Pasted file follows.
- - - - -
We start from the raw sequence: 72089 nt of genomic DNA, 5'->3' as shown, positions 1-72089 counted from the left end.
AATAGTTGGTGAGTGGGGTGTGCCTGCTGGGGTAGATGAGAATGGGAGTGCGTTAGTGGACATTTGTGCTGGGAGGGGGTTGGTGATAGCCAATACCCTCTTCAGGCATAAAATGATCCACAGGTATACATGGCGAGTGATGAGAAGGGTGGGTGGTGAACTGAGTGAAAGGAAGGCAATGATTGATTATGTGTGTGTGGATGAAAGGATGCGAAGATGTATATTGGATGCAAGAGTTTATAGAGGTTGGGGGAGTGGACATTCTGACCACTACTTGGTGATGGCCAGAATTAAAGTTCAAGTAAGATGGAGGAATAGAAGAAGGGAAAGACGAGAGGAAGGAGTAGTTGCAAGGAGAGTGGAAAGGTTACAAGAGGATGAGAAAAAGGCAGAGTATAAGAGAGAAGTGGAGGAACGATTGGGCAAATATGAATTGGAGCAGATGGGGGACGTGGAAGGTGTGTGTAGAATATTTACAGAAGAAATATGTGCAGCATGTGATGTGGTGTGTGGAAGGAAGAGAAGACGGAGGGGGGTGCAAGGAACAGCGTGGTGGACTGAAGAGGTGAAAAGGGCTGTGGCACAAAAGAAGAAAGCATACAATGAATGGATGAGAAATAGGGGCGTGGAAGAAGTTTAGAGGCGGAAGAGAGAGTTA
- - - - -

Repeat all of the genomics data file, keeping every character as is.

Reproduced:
We start from the raw sequence: 72089 nt of genomic DNA, 5'->3' as shown, positions 1-72089 counted from the left end.
AATAGTTGGTGAGTGGGGTGTGCCTGCTGGGGTAGATGAGAATGGGAGTGCGTTAGTGGACATTTGTGCTGGGAGGGGGTTGGTGATAGCCAATACCCTCTTCAGGCATAAAATGATCCACAGGTATACATGGCGAGTGATGAGAAGGGTGGGTGGTGAACTGAGTGAAAGGAAGGCAATGATTGATTATGTGTGTGTGGATGAAAGGATGCGAAGATGTATATTGGATGCAAGAGTTTATAGAGGTTGGGGGAGTGGACATTCTGACCACTACTTGGTGATGGCCAGAATTAAAGTTCAAGTAAGATGGAGGAATAGAAGAAGGGAAAGACGAGAGGAAGGAGTAGTTGCAAGGAGAGTGGAAAGGTTACAAGAGGATGAGAAAAAGGCAGAGTATAAGAGAGAAGTGGAGGAACGATTGGGCAAATATGAATTGGAGCAGATGGGGGACGTGGAAGGTGTGTGTAGAATATTTACAGAAGAAATATGTGCAGCATGTGATGTGGTGTGTGGAAGGAAGAGAAGACGGAGGGGGGTGCAAGGAACAGCGTGGTGGACTGAAGAGGTGAAAAGGGCTGTGGCACAAAAGAAGAAAGCATACAATGAATGGATGAGAAATAGGGGCGTGGAAGAAGTTTAGAGGCGGAAGAGAGAGTTA